Leaving Societal Norms Behind

Objectification and Veto Power

Objectification and Veto Power

Polyamory is about love, and love cannot be owned. You can feel love. You can share love. You can express love. But you cannot own it. This is very important. Many couples go into polyamory thinking that they can create rules within their new relationships in order to protect the relationship they are already in. They don’t want to ruin what they have. They don’t want to lose it. They don’t want it to change, in any way. Which, okay, makes sense. Change is scary. But then again…what did you expect was going to happen when you opened up your relationship? Hear me out, if you truly love someone you want them to be happy. You can’t fully allow someone to be happy, though, if you’re the one making decisions about whether or not that person gets to do things. And when it comes to feelings of love for other people…there is no way in hell you can even have a slight say. If you’re viewing the person that’s coming into the relationship (whether you’re dating jointly or separately) as someone who can just be thrown out on a whim, then you are objectifying that person.


Can you stop yourself from loving someone? No. You can decide you don’t want to be with that person, but it doesn’t suddenly make the feeling go away. And what about how they feel about you? You have no control over that. So when your partner says “I don’t like your new partner. I want you to stop seeing him.” There is no good way to give in to your partner’s demands without forcefully and unnecessarily hurting the other person you care deeply about. Saying no to a potential partner, or a partner that is already established within your relationship, is called giving a veto, or having veto power. It is an extremely unhealthy use of your couple’s privilege when entering the dating scene in the polyamorous community. It is never okay to see a potential partner as something to simply add to your collection, something that can be thrown out within a moments notice. These are real people we’re talking about. Real people with real emotions. Don’t fuck with people like that – don’t reel them in and then just toss them right back out again. Catch and release is a terrible practice when it comes to fishing (in my opinion, because you’re injuring the fish and then throwing it back in the water to most likely die, or at best live a really awful life), and it is never an acceptable practice when it comes to polyamory (or dating of any kind). Vetos are childish, disrespectful, and just plain mean.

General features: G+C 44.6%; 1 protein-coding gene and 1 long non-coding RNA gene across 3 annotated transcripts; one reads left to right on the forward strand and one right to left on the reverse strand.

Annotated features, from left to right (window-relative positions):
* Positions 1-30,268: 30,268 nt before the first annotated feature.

I’d like to discuss why a couple may enact veto power, or why they might even think to add it into their rule book in the first place. Picture yourself in a couple that is opening up to polyamory for the first time. You’re eager and excited and you think things are going to go great. But you’ve got this idea in your head of how it’s going to go down. Your current partner is going to continue being your most important partner (of course, they were with you first), and whoever else comes along will simply fit nicely into whatever idea you’ve concocted about how your love lives will be. They’ll agree to all your rules (even if it puts them in a weird position). I mean, they’ll have to, you’re already with someone, they can’t expect you to go out of your way to change for them. You’re already set in your ways (you’ve been married how many years now?). And if they break one of your rules, well, they’re out (can’t say you didn’t warn them).

Look, I get it. Change is scary, and you don’t want anything to damage what you’ve already created. But here’s the thing – polyamory is going to change everything. It’s going to change the way you think, the way you act, the way you see yourself and the world. It’ll change literally everything, and in a good way, if you let it. If you resist it…well…what in the world are you opening up your relationship for then anyway? Did you just want something casual? More like a fling? Just a one-time hookup? Then look somewhere else sister, this ain’t the place you should be. Polyamory is about loving many people – it’s not just about sex (sometimes it has absolutely nothing to do with sex). If you’re looking for some fun, that’s great. I totally commend you for it. You deserve it. But polyamorous people are not the people to fuck with. They are in it for the connection. They are in it for the love. They are in it for the real deal. And if you’re not, then I suggest you pack your bags and get the hell out of here. Sorry, but you’re just not the right fit. Try that group of swingers down the street.